Obviously these changes in my body required changes in my wardrobe. And I found, to my great excitement, that the range of clothes I now could buy was much, much larger than it had been before. It's been years since I realized that baggy sweaters wasn't the way to go to hide a "voluptuous" body, but still - the clothes I can wear now (and feel comfortable in) are very different from what I felt the need to capture my body in just a year ago. Also, as more sizes fit I have the luxury of shopping in a wider variety of shops. Add to this, I've also discovered a latent interest in fashion an style, fueled by reading more fashion magazines, and the luring claws of my Pinterest "closet".
The result has been that my year of no shopping has turned into the year of more shopping than ever before. And I love it. The rush I get from trying on new outfits, finding that they fit and look good on me, is magnificent. Buying new clothes has become my new "comfort food".
Why, then, if this is such a rush, do I still toy with the idea of cutting my habit? (This being a clever word play for those of you who speak French. 'ee 'ee...)
Well, even if it might be healthier to overspend than overeat, it's still not good for me (or my wallet). I'm letting consumerism consume me. Also, there are major environmental issues at play - the environmental cost of the entire production chain from materials, through transportation and vending are considerable and worrisome. I don't have any numbers, but I suspect that by calculating the carbon print of each of my new outfits would I'd see a bleak pattern. My shopping isn't just hurting me; it's hurting the planet.
Knowing all this, however, has never hindered me before, and, frankly - even if I wish I was more environmentally conscious, I'm not. I can strive towards becoming so, but I'm never going to be one of those "move to the wilderness and live off the fat of the land"-types. I can, however, improve.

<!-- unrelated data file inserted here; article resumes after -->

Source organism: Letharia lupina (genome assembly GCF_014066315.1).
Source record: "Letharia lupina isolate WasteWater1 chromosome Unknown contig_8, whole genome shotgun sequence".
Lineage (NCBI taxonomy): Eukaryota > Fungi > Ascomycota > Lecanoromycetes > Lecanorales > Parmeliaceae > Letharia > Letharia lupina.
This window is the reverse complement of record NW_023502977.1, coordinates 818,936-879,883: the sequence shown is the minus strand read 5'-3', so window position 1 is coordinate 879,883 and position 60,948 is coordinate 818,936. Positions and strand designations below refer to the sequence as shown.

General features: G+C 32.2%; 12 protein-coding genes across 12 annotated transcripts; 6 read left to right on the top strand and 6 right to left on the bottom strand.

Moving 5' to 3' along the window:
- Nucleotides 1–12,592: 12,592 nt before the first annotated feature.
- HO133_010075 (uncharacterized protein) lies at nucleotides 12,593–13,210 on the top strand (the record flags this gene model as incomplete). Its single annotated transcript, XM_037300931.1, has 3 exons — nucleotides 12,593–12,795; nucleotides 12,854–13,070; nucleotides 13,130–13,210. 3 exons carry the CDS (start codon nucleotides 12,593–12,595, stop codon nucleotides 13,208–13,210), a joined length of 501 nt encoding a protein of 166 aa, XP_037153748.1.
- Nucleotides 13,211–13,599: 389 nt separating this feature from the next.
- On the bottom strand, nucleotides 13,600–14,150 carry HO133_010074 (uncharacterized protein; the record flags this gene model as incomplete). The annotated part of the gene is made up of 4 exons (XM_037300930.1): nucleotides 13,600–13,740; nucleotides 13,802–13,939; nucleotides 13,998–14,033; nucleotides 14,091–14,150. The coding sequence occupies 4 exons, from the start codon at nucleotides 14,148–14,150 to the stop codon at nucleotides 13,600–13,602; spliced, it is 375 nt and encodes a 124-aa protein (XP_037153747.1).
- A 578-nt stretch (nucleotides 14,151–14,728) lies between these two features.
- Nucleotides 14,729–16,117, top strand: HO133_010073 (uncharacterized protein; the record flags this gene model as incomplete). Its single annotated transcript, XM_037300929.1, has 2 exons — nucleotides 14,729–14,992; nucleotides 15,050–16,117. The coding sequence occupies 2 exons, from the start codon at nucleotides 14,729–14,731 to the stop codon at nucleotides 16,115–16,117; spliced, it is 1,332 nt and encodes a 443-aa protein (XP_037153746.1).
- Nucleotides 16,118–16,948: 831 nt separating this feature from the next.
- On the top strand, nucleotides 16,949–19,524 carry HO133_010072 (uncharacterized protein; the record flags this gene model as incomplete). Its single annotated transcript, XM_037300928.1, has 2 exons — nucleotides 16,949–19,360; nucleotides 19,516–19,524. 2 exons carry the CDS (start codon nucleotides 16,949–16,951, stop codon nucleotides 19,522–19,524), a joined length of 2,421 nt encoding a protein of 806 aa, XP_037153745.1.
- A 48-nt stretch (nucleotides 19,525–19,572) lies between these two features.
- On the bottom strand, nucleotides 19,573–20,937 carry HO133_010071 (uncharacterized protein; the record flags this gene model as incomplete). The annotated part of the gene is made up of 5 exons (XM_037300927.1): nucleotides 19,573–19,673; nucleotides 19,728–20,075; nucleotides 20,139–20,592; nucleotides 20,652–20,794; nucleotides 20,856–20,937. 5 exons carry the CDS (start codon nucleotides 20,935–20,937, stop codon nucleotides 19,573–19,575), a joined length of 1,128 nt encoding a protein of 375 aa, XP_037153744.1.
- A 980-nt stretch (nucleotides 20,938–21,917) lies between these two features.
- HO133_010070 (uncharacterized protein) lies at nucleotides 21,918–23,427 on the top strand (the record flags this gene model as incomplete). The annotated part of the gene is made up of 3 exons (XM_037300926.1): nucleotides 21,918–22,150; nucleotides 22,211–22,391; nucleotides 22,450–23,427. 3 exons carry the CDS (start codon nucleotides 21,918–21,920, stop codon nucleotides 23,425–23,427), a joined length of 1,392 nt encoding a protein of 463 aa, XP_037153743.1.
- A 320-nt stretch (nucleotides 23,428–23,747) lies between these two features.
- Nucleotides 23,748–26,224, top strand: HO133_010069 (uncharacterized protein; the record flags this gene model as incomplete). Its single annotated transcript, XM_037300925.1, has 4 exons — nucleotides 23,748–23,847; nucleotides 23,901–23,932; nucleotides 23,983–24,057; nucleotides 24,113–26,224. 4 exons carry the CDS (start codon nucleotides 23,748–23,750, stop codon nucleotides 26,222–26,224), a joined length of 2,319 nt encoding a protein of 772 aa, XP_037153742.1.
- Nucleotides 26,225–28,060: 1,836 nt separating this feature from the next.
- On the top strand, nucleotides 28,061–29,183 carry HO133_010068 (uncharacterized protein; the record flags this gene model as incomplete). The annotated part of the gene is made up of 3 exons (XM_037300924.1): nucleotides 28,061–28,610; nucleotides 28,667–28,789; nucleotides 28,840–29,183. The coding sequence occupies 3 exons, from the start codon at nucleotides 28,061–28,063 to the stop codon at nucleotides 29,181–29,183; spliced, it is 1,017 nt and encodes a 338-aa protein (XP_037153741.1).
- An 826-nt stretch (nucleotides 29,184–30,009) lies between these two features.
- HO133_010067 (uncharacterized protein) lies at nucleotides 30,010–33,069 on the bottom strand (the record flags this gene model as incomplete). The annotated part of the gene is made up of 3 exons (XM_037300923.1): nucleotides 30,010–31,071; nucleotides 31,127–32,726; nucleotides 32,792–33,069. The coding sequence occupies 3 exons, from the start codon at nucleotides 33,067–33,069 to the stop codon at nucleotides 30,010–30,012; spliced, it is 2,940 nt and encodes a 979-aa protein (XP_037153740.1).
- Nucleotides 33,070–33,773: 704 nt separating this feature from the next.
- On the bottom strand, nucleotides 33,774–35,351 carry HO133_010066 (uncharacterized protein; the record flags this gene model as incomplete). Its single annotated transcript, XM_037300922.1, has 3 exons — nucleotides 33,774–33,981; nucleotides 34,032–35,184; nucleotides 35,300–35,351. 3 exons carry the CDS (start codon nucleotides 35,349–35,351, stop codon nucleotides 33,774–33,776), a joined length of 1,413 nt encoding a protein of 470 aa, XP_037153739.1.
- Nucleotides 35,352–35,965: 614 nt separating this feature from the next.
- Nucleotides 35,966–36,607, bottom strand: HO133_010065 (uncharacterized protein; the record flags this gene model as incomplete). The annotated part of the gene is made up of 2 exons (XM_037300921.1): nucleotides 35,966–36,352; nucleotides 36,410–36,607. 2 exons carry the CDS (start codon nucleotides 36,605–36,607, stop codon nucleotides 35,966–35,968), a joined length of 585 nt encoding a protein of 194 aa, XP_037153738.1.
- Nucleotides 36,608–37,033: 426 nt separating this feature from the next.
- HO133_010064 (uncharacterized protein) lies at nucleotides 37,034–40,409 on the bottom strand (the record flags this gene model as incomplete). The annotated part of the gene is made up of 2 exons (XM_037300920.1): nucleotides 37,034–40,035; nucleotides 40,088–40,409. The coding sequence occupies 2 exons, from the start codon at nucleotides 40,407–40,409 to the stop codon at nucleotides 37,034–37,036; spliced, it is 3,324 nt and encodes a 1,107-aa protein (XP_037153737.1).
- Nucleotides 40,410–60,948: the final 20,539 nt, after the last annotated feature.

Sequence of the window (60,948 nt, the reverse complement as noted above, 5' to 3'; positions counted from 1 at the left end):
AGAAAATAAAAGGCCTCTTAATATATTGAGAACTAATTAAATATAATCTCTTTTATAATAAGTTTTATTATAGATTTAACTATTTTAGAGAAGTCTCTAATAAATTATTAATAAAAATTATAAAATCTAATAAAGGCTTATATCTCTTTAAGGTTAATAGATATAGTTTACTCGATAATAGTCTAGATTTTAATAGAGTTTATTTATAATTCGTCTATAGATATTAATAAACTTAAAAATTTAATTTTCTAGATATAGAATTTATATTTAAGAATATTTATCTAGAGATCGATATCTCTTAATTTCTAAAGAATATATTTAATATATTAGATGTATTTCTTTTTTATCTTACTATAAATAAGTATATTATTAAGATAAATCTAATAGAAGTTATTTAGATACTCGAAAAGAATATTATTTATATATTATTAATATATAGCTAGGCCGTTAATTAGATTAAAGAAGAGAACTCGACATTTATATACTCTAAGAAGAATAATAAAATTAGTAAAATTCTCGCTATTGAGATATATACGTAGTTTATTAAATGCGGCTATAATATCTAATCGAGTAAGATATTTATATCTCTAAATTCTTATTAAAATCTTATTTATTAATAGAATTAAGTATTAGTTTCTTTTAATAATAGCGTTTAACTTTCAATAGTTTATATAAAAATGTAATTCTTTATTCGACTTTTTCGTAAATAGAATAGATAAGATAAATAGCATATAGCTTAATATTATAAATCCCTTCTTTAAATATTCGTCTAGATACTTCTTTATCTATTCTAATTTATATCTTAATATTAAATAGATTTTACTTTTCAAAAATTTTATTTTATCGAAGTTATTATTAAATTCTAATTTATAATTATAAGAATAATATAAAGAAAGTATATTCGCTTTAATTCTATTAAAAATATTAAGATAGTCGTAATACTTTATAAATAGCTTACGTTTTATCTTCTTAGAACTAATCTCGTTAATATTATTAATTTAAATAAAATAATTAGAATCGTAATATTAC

Because I've arrived back at what caused me to make the radical non-decision one year ago: I already own too much stuff. A few weeks ago I went "shopping" in my own closet at my parents' house, finding old things that either haven't fit in a while, or that was out of fashion, or maybe they just didn't suit my fancy. Trying to think creatively, however, I find that much of what I already own are completely wearable, nice, even chic stuff. Sometimes a jacket can have a whole new life with nothing else done than adding a belt. No need to go shopping when I have these kind of resources at hand!
A new resolution is coming, but this time it isn't avoiding clothes purchases altogether. Rather, I mean to keep doing that, but with an added awareness. First of all, I could definitely improve on what I buy. Ideally, the best for the environment might be not shopping at all, but by focusing on proper materials (eco cotton, anyone?) and quality products I reduce the amount of new stuff I need to buy, and I help support a more aware part of the industry.